Numbersense and government accountability in the new political reality

You've heard me say often, numbersense is the most important quality for good data analysts; little did I know that numbersense would become the new requirement for healthy American democracy.

From the first day in office, the new President is at war with numbers (over attendance figures at his inauguration). But I believe that getting to the bottom of data-driven claims is a bi-partisan issue: while it is obvious that Democrats want to hold President Trump responsible for delivering what he promised, such as new jobs, Republicans also want to audit the President's data to verify that he is delivering real change, not empty rhetoric.

Since his election, Trump's publicity operation has claimed responsibility for various job announcements by a host of companies, including Carrier, GM, Softbank, Alibaba, Sprint, etc. Americans would agree that it is important to create new jobs in the United States.

Having spent a large part of my career in the business world, I am familiar with the many (often legal but unethical) tricks used to dress up numbers. So let me use job numbers as an example to illustrate some of these unsavory tactics.

  1. Counting gross jobs instead of net jobs. The first job announcement came out of Carrier, a unit of the behemoth, United Techologies, which is said to invest $ 16 million in its factory in Indiana, instead of moving it to Mexico. Then, its CEO explained that the $ 16 million will purchase automation which eliminates jobs in the factory. In this case, the net jobs created are the difference between the reported number of jobs saved and the unreported number of jobs replaced by machines. The reduction of jobs from a separate action does not have to come from the same business unit. If it comes from a different division, it is much harder to track. But the point remains, the gross number doesn't matter; only the net number counts.
  2. Counting planned jobs instead of filled jobs. All of the announcements so far involve projections. Needless to say, projections are meaningless unless we are able to track their accuracy. The news media would have to turn back their short attention span in order to check whether such promises are fulfilled. In particular, should the economy experience a downturn in the next few years, would these companies go through with their hiring plans? I highly doubt it.
  3. Touting good news while burying bad news. Let's say Company XYZ has decided to create 100 new positions in a new factory in addition to laying off 100 positions at an old factory. The net jobs created is zero. But the management can play with the timing of these events. The new positions are added first, and six months later, the old positions are terminated. (In reality, this process would have started earlier, giving employees severance in exchange for keeping their mouths shut.) For the first year, the company claims it has created 100 new jobs, which is true but not quite true.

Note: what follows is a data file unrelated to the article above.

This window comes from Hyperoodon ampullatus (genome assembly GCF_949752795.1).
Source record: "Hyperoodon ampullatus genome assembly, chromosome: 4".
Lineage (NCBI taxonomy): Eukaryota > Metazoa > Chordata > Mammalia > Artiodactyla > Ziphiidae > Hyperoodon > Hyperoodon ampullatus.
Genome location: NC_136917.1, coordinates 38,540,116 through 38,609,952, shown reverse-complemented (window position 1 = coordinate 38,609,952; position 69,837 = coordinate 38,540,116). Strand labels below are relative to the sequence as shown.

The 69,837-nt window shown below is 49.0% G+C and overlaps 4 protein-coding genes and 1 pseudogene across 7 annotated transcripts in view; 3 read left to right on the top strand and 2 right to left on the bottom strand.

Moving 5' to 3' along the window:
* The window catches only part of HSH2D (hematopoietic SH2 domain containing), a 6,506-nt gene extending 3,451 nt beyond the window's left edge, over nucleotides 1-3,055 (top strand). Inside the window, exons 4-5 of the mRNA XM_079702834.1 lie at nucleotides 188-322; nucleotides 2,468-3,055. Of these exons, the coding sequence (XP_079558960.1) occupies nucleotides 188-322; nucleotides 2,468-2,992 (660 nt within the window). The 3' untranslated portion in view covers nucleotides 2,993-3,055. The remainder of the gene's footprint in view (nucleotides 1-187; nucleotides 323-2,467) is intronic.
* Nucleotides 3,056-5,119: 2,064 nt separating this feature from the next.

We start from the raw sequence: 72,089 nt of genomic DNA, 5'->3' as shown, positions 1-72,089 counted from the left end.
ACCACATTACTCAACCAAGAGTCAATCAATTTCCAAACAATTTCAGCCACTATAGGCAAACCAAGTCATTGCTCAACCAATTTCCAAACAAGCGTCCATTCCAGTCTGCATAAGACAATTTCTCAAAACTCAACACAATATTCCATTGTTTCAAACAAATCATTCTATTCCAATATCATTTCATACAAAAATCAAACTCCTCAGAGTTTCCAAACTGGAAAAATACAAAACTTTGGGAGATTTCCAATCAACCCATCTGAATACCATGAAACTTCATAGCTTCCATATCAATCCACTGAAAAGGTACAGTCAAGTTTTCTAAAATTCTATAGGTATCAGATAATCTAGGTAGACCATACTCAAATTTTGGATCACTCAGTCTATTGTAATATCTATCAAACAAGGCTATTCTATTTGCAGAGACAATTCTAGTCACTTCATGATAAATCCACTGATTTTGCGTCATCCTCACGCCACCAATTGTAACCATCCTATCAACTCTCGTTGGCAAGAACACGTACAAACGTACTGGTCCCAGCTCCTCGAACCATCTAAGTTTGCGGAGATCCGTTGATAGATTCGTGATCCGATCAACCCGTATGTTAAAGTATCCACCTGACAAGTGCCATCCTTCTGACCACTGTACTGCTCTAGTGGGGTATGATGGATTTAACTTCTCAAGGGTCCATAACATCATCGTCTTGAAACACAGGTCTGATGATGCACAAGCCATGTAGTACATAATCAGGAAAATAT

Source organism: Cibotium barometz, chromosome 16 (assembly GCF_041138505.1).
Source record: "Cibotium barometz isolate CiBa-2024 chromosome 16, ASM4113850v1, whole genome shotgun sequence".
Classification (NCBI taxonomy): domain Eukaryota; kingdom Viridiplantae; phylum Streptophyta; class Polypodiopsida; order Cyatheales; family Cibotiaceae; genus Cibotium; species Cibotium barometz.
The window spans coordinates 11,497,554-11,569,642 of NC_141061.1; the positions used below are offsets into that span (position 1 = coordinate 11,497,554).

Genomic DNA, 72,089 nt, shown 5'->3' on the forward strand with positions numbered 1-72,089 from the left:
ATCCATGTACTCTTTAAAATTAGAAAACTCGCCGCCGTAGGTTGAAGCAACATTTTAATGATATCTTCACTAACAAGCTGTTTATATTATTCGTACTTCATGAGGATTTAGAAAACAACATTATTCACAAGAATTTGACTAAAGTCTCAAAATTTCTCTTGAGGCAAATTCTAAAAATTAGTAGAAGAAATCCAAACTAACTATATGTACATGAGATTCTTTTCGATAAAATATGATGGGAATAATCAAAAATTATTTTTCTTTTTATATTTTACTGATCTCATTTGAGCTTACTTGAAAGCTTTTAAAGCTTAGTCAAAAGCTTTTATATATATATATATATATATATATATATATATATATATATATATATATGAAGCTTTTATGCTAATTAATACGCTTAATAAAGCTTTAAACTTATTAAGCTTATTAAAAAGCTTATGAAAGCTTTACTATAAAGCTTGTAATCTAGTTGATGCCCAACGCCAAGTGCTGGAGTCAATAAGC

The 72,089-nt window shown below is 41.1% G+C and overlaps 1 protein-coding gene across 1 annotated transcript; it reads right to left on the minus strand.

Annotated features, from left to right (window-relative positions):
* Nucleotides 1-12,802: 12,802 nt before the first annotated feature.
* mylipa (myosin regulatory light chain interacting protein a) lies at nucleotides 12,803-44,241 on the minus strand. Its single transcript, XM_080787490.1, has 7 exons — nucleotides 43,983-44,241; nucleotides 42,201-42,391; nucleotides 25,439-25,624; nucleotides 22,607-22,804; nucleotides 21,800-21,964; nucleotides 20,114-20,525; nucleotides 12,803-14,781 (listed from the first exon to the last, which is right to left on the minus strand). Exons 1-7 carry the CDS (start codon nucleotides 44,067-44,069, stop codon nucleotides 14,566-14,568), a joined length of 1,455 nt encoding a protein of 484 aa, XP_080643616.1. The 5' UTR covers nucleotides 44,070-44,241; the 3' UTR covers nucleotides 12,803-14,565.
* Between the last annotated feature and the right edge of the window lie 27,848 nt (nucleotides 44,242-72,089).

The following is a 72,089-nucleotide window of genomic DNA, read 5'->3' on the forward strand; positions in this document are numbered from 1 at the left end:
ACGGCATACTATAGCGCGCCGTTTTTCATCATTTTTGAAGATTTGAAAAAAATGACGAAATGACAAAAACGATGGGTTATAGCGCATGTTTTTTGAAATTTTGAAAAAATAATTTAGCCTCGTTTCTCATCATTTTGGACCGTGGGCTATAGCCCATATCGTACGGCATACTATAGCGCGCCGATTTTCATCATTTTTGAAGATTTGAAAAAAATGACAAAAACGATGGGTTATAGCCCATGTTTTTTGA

4. Double-counting jobs. Softbank, a Japanese company, announced that it would create 50,000 jobs in the U.S. while Alibaba's CEO, Jack Ma, boasted of creating 1 million jobs in the U.S. Mr. Ma's pronouncement is curious, given that Alibaba is a Chinese company. He claimed that his trading platform would enable 1 million incremental businesses to sell wares to the Chinese consumer, and each such business would on average hire one additional staff to deal with the Chinese business. This math is seriously fishy – but let me allow it to pass for the sake of argument. So Mr. Ma is not pledging to directly hire 1 million people to work for Alibaba – he is projecting that small U.S. businesses would do the hiring. So we have to be on the lookout for disingenuous double counting. Each one of these new jobs can be claimed to be created by Alibaba (as they have done here) or by the small business itself. The point is that the same new job should not be counted twice. This double-counting is already occuring with Sprint's announcement of 5,000 jobs. Sprint is 80% owned by Softbank. Softbank is claiming the 5,000 jobs to be part of the 50,000 jobs it plans to add to the U.S. labor market. If that is the case, then one cannot simultaneously say that Sprint created 5,000 jobs.
  5. Counting new jobs that would have been created regardless. Are the new positions incremental? For most businesses, they scale their employee base with economic growth. So some, perhaps most, of the new jobs would have been created regardless of the political transition.
  6. Counting temporary, part-time positions with no benefits. As I explained in Chapter 6 of Numbersense (link), the official employment statistics do not distinguish between good and bad jobs. The bar for being counted as employed is extremely low. What Americans want are permanent, full-time positions with benefits.
  7. Counting publicly-funded jobs as private-sector jobs. In the still-developing case of Carrier, it may be the case that the company receives $ 7 million of tax credits (i.e. government subsidies) to save 500 jobs. That would be $ 14,000 per job. At a minimum hourly wage of $ 15, that would pay for 933 labor hours, or 23 work-weeks per job, assuming the new jobs are full-time positions. Readers of Numbersense (link) will recall that law schools are padding their post-graduation employment statistics by offering part-time administrative positions to their own graduates until after the employment surveys are completed.
  8. Last but not least, can businesses be held to these job announcements? That would be a question for any lawyer or accountant reading this blog.


Big Data, Plainly Spoken (aka Numbers Rule Your World)